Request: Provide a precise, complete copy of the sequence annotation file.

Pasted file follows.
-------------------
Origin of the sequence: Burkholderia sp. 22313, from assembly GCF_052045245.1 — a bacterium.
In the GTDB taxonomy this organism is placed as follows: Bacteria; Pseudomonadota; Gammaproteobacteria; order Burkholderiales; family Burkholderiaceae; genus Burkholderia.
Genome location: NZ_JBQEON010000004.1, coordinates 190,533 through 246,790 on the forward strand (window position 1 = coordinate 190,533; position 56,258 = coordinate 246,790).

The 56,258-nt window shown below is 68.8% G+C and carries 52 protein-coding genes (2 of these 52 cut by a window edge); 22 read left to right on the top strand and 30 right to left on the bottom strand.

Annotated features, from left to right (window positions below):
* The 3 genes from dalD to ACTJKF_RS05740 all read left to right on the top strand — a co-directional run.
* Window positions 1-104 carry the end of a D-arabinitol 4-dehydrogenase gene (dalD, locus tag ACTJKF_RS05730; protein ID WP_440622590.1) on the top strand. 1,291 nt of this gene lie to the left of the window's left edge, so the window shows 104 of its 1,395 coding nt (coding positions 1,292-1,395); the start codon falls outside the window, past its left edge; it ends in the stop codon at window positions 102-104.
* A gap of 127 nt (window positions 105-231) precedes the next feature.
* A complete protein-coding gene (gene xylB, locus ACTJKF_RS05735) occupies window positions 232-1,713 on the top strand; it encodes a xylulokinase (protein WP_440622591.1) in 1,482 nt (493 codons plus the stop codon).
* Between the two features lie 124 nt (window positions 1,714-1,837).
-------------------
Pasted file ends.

Origin of the sequence: Burkholderia sp. 22313, from assembly GCF_052045245.1 — a bacterium.
In the GTDB taxonomy this organism is placed as follows: Bacteria; Pseudomonadota; Gammaproteobacteria; order Burkholderiales; family Burkholderiaceae; genus Burkholderia.
Genome location: NZ_JBQEON010000004.1, coordinates 190,533 through 246,790 on the forward strand (window position 1 = coordinate 190,533; position 56,258 = coordinate 246,790).

The 56,258-nt window shown below is 68.8% G+C and carries 52 protein-coding genes (2 of these 52 cut by a window edge); 22 read left to right on the top strand and 30 right to left on the bottom strand.

Annotated features, from left to right (window positions below):
* The 3 genes from dalD to ACTJKF_RS05740 all read left to right on the top strand — a co-directional run.
* Window positions 1-104 carry the end of a D-arabinitol 4-dehydrogenase gene (dalD, locus tag ACTJKF_RS05730; protein ID WP_440622590.1) on the top strand. 1,291 nt of this gene lie to the left of the window's left edge, so the window shows 104 of its 1,395 coding nt (coding positions 1,292-1,395); the start codon falls outside the window, past its left edge; it ends in the stop codon at window positions 102-104.
* A gap of 127 nt (window positions 105-231) precedes the next feature.
* A complete protein-coding gene (gene xylB, locus ACTJKF_RS05735) occupies window positions 232-1,713 on the top strand; it encodes a xylulokinase (protein WP_440622591.1) in 1,482 nt (493 codons plus the stop codon).
* Between the two features lie 124 nt (window positions 1,714-1,837).